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April 9, 2014

Jonathan Tobin: Why Did Kerry Lie About Israeli Blame?

Samuel G. Freedman: A resolution 70 years later for a father's unsettling legacy of ashes from Dachau

Jessica Ivins: A resolution 70 years later for a father's unsettling legacy of ashes from Dachau

Kim Giles: Asking for help is not weakness

Kathy Kristof and Barbara Hoch Marcus: 7 Great Growth Israeli Stocks

Matthew Mientka: How Beans, Peas, And Chickpeas Cleanse Bad Cholesterol and Lowers Risk of Heart Disease

Sabrina Bachai: 5 At-Home Treatments For Headaches

The Kosher Gourmet by Daniel Neman Have yourself a matzo ball: The secrets bubby never told you and recipes she could have never imagined

April 8, 2014

Lori Nawyn: At Your Wit's End and Back: Finding Peace

Susan B. Garland and Rachel L. Sheedy: Strategies Married Couples Can Use to Boost Benefits

David Muhlbaum: Smart Tax Deductions Non-Itemizers Can Claim

Jill Weisenberger, M.S., R.D.N., C.D.E : Before You Lose Your Mental Edge

Dana Dovey: Coffee Drinkers Rejoice! Your Cup Of Joe Can Prevent Death From Liver Disease

Chris Weller: Electric 'Thinking Cap' Puts Your Brain Power Into High Gear

The Kosher Gourmet by Marlene Parrish A gift of hazelnuts keeps giving --- for a variety of nutty recipes: Entree, side, soup, dessert

April 4, 2014

Rabbi David Gutterman: The Word for Nothing Means Everything

Charles Krauthammer: Kerry's folly, Chapter 3

Amy Peterson: A life of love: How to build lasting relationships with your children

John Ericson: Older Women: Save Your Heart, Prevent Stroke Don't Drink Diet

John Ericson: Why 50 million Americans will still have spring allergies after taking meds

Cameron Huddleston: Best and Worst Buys of April 2014

Stacy Rapacon: Great Mutual Funds for Young Investors

Sarah Boesveld: Teacher keeps promise to mail thousands of former students letters written by their past selves

The Kosher Gourmet by Sharon Thompson Anyone can make a salad, you say. But can they make a great salad? (SECRETS, TESTED TECHNIQUES + 4 RECIPES, INCLUDING DRESSINGS)

April 2, 2014

Paul Greenberg: Death and joy in the spring

Dan Barry: Should South Carolina Jews be forced to maintain this chimney built by Germans serving the Nazis?

Mayra Bitsko: Save me! An alien took over my child's personality

Frank Clayton: Get happy: 20 scientifically proven happiness activities

Susan Scutti: It's Genetic! Obesity and the 'Carb Breakdown' Gene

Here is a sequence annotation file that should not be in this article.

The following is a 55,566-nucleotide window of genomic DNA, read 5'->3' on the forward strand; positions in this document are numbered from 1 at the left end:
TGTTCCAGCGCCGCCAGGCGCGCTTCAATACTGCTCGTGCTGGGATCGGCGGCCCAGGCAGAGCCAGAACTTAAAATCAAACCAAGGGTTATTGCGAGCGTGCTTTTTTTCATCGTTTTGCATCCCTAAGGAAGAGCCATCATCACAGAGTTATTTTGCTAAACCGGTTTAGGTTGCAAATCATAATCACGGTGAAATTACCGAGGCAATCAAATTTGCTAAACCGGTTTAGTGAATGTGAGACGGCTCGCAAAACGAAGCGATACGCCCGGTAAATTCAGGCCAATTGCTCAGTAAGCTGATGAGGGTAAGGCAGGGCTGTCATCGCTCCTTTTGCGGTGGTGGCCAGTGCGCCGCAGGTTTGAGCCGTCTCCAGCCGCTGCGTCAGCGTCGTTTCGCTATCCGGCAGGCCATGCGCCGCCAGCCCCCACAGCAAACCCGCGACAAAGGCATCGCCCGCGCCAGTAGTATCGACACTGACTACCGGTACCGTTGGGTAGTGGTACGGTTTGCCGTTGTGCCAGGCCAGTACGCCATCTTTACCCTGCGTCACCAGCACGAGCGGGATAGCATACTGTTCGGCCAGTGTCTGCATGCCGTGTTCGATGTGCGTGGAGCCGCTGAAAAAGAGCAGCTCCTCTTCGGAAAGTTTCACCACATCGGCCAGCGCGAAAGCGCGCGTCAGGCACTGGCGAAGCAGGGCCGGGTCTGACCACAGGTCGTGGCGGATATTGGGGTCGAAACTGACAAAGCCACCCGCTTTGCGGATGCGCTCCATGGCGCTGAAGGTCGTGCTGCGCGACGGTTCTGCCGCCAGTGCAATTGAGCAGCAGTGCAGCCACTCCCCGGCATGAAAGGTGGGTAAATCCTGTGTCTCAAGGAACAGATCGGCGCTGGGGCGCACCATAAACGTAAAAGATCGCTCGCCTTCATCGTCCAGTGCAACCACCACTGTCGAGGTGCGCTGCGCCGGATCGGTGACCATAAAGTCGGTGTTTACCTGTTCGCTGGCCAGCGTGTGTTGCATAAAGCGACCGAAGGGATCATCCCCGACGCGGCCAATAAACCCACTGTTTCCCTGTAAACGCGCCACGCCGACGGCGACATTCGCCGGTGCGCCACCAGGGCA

Lecia Bushak: Why Hand Sanitizer May Actually Harm Your Health

Stacy Rapacon: Great Funds You Can Own for $500 or Less

Cameron Huddleston: 7 Ways to Save on Home Decor

The Kosher Gourmet by Steve Petusevsky Exploring ingredients as edible-stuffed containers (TWO RECIPES + TIPS & TECHINQUES)

Jewish World Review Feb. 20, 2008 / 13 Adar I 5768

Presidents can't manage the economy

By John Stossel


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http://www.JewishWorldReview.com | The presidential candidates have been repeatedly asked how they would "manage the economy." With the exception of Ron Paul, every candidate has accepted the premise that this is something the president of the United States should do.


Or can do.


Nonsense.


Democrats act like the president is national economic manager. Republicans pay lip service to free markets, tax and spending cuts, and less regulation — before proposing big programs to achieve "energy independence," job training and a cooler climate.


John McCain says it's important for government to do something "to sustain our leadership in manufacturing". Why? Manufacturing jobs are no better for America than other jobs. Some argue that they are worse. How many parents want their children to work in factories rather than offices? Increasing service jobs in medical, financial and computer sectors while importing manufactured goods doesn't hurt America. It helps America.


The candidates see the global economy as an arena in which countries compete against one another — an economic Olympiad with winners and losers. Politicians love to promise they will keep America No. 1, as if that matters in a worldwide marketplace.